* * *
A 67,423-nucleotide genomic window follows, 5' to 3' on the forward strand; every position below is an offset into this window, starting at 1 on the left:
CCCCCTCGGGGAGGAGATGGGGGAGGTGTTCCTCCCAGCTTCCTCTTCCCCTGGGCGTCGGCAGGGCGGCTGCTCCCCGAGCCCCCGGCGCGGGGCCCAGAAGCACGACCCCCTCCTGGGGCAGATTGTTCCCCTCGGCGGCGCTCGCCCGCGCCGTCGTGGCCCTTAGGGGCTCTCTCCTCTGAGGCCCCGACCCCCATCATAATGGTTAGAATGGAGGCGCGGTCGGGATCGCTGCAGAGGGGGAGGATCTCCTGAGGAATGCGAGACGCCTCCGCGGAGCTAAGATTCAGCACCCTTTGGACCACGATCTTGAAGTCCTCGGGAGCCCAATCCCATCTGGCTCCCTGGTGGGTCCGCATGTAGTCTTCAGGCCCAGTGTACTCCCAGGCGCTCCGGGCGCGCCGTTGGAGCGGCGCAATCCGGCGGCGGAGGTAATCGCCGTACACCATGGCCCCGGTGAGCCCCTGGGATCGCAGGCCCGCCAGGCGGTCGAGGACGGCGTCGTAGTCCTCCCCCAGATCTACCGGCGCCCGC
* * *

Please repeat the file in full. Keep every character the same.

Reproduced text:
A 67,423-nucleotide genomic window follows, 5' to 3' on the forward strand; every position below is an offset into this window, starting at 1 on the left:
CCCCCTCGGGGAGGAGATGGGGGAGGTGTTCCTCCCAGCTTCCTCTTCCCCTGGGCGTCGGCAGGGCGGCTGCTCCCCGAGCCCCCGGCGCGGGGCCCAGAAGCACGACCCCCTCCTGGGGCAGATTGTTCCCCTCGGCGGCGCTCGCCCGCGCCGTCGTGGCCCTTAGGGGCTCTCTCCTCTGAGGCCCCGACCCCCATCATAATGGTTAGAATGGAGGCGCGGTCGGGATCGCTGCAGAGGGGGAGGATCTCCTGAGGAATGCGAGACGCCTCCGCGGAGCTAAGATTCAGCACCCTTTGGACCACGATCTTGAAGTCCTCGGGAGCCCAATCCCATCTGGCTCCCTGGTGGGTCCGCATGTAGTCTTCAGGCCCAGTGTACTCCCAGGCGCTCCGGGCGCGCCGTTGGAGCGGCGCAATCCGGCGGCGGAGGTAATCGCCGTACACCATGGCCCCGGTGAGCCCCTGGGATCGCAGGCCCGCCAGGCGGTCGAGGACGGCGTCGTAGTCCTCCCCCAGATCTACCGGCGCCCGC